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Third Party Claims

Third Party Claims

A third party claim is a personal injury claim together with an L&I claim, arising out of the same facts. When you have both a personal injury claim and an L&I claim, the personal injury claim is called a third party claim.

For example: a delivery driver is rear ended on the highway. He has both an L&I claim because he is injured while on the job. He also has a third party claim because that same set of facts also resulted in an injury caused by someone who is not his employer or a co-employee.

A third party claim can be a good thing because you can have two claims, both L&I and third party. Some third party claims can be worth a lot of money.

The downside of a third party claim is that L&I or the self insured employer has a lien on your third party recovery. That means because L&I or the Self Insurer have paid money on your L&I claim they will get some of that money back from you when you receive your money on the third party claim. The exact amount they get from you is subject to the worksheet formula, and possible compromise.  Sometimes the amount they take is shockingly large. Sometimes the third party settlement will ruin the remaining L&I claim because it takes away L&I benefits and creates an offset. Understand how the offset formula applies to your L&I claim before you consider settling any third party claim. Also beware of some personal injury attorneys who are clueless about this interrelationship between L&I claims and Third Party claims. Insist they explain to you in writing how the offset works and how much it will be, and how it affects your ongoing L&I claim benefits. If they cannot or take no interest in what you’re saying they could unintentionally ruin your L&I claim. Be careful.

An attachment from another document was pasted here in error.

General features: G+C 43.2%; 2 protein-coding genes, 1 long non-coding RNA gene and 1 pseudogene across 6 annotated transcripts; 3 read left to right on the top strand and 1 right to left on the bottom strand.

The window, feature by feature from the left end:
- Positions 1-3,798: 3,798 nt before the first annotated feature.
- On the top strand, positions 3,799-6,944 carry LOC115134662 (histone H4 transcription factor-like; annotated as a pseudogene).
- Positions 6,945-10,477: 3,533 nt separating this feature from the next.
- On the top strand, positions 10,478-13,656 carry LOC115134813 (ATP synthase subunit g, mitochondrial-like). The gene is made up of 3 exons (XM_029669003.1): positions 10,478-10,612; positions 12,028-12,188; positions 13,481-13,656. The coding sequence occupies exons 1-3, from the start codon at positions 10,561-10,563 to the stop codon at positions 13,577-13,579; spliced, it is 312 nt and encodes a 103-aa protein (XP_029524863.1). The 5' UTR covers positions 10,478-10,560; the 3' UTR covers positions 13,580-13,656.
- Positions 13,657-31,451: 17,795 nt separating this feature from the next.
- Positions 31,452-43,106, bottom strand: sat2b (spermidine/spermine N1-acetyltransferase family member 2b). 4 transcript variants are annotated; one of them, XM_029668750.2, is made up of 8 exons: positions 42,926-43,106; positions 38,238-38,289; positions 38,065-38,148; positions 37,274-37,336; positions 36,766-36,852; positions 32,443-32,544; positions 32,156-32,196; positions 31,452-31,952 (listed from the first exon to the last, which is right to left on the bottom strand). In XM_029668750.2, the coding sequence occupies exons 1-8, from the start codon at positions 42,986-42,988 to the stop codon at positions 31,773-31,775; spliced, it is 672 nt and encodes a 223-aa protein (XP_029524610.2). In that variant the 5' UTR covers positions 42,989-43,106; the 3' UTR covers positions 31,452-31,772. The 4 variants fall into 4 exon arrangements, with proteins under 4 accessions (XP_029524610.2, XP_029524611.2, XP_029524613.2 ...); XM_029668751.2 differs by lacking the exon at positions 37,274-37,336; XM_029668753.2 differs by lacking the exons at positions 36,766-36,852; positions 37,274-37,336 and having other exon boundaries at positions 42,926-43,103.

Can I sue someone who is not my employer or co-employee for an injury or occupational disease?

  • With an L&I claim: Yes, that someone is a third party. Your lawsuit against them is a third party claim. The statute of limitations (SOL) for most third party claims is 3 years.
  • With no  L&I claim: Yes, this would technically be a personal injury claim. The statute of limitations (SOL) for most personal injury claims is 3 years.

Third Party statute of limitions (SOL)

Three years is the deadline for filing a third party claim.  There is no SOL which runs against the State of Washington so they can bring a third party claim at anytime.

What if I’m not at fault?

  • L&I claim? Not being at fault means nothing. L&I claims are no fault claims, so your fault or lack there of means nothing. The fault of the person who hurt you also means nothing.
  • Third party claim? Third party claims are negligence based. Not being at fault is a good thing. Having the person who hurt you being at fault is a good thing for your case.

Can I sue my employer or co-worker for an on the job injury?

No, unless the injury was intentional. The statute of limitations for an intentional injury is 2 years. With an intentional injury you also have an L&I claim, with it’s own statute of limitations.  For more information see CAN I SUE MY EMPLOYER.

What is my third party claim worth?

To figure out the value of a third party claim use the interactive online worksheet formula. To figure the value you must know the following:   

• Gross Recovery
• Benefits Paid
• Attorney Fees
• Costs

Fill in the numbers and the formula will work itself out. If your numbers aren’t set yet you can make estimates. You can also call or e-mail us and we’ll do the calculation for you, based on the above figures you supply to us.

Still got questions? Contact a Seattle L&I attorney today – call 206-343-1988.

What’s Next?